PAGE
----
Real Justice (11/14, 10 to 11:30 p.m.; 11/21, 10 to 11 p.m.; Channel 13) is a two-part Frontline look inside Boston’s Suffolk County criminal courts, from the equally harassed points of view of an assistant district attorney and a public defender, both of whom spend more time in the corridors, making plea-bargain deals, than they do in court. We sit in on everything from trespassing and car-theft cases to assault and murder. It’s as if Frederick Wiseman instead of David Kelley had been brought up on charges.
Blocked: The Novelist’s Experience in Hollywood (11/18; 8:05 to 9:05 p.m.; AMC) manages in a single scintillating hour to feel bad about the dream-factory experiences of F. Scott Fitzgerald, William Faulkner, Raymond Chandler, James M. Cain, and Dashiell Hammett; to elicit mad-dog sound bites from Sherman Alexie, Ray Bradbury, Tom McGuane, Richard Price, Budd Schulberg, and Joseph Wambaugh; and to show us snippets from movies as various as The Last Tycoon, The Way We Were, Barton Fink, The Player, and, of course, Sunset Boulevard. The same screenwriters who complain about the disdain they get from an “Eastern literary elite” also describe a condition of well-paid serfdom richly deserving such disdain. My only complaint is that Blocked should have been three times longer.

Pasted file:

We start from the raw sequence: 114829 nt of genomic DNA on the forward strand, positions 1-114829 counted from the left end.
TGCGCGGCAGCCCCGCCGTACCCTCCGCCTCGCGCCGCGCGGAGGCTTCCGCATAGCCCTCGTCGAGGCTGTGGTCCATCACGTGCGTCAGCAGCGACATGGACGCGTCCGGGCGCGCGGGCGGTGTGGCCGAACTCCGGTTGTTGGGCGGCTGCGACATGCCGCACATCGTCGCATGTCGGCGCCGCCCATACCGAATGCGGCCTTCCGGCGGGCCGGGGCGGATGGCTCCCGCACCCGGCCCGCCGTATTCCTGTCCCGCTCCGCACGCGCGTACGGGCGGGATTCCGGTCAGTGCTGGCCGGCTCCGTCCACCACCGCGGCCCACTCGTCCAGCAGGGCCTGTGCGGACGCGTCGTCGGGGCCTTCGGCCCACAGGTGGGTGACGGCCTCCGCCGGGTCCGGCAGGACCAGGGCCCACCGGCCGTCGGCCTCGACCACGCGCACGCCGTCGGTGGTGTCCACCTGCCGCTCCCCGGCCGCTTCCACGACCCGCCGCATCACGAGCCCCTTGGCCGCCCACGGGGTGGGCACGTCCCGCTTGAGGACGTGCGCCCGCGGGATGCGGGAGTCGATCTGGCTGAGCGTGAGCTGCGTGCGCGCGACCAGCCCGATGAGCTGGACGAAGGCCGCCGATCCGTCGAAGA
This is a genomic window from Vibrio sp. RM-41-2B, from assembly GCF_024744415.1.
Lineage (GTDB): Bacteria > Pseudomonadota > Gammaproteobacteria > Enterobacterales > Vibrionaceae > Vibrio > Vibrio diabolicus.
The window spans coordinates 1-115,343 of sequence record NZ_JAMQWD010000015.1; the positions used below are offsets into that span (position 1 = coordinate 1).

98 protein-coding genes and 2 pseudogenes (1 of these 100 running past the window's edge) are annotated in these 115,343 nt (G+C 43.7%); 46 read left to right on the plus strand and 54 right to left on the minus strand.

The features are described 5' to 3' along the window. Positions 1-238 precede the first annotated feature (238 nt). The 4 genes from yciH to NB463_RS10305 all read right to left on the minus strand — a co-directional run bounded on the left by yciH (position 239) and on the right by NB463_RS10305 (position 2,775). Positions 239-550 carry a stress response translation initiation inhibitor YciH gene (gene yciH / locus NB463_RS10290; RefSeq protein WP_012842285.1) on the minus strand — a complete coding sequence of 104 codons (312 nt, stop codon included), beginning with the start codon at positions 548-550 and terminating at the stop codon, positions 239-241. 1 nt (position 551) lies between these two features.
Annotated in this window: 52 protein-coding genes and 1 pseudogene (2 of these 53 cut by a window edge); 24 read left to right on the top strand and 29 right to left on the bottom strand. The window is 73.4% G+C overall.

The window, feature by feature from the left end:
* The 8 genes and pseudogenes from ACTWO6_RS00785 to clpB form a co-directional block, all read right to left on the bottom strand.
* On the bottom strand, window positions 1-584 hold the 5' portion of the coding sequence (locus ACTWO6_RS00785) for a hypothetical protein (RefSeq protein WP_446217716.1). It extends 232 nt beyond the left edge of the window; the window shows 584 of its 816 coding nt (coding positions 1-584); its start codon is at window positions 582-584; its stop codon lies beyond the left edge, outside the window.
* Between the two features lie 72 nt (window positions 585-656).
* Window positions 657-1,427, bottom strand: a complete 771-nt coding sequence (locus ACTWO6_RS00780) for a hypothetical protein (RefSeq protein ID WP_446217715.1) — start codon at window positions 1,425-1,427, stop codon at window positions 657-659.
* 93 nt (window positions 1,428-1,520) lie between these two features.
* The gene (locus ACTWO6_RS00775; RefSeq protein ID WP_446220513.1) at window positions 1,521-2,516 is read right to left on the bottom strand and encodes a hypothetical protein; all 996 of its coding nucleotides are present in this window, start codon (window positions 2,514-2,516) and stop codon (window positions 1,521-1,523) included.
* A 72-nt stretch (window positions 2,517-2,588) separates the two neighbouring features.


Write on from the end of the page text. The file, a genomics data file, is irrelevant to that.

Stiff Upper Lips (11/19; 9 to 10:30 p.m.; Channel 13) is a Masterpiece Theatre send-up of itself and the E. M. Forster-Merchant-Ivory genre of well-bred English idiocy, a sort of Monty Python-esque A Passage to India. Peter Ustinov and Prunella Scales are among the major players, with Georgina Cates as the peachy dimwit heiress who must go abroad to find that she’s really mad for Sean Pertwee’s socialist rabbit-catcher (think D. H. Lawrence). The disgruntled butler uses the soup tureen as a pissoir.
The Lost Child (11/19; 9 to 11 p.m.; CBS), based on Yvette Melanson’s autobiographical Looking for Lost Bird, stars Mercedes Ruehl as the wife of Jamey Sheridan and mother of their two children, raised to think that she’s Jewish. On the Internet she discovers that she was stolen as a child from the Navajos and has a whole clan in Arizona still looking for her. So it’s off to Flagstaff to meet the kin and hear far too much rubbish about “blood and genes and where you belong.” But the desert is spectacular and so is Ruehl.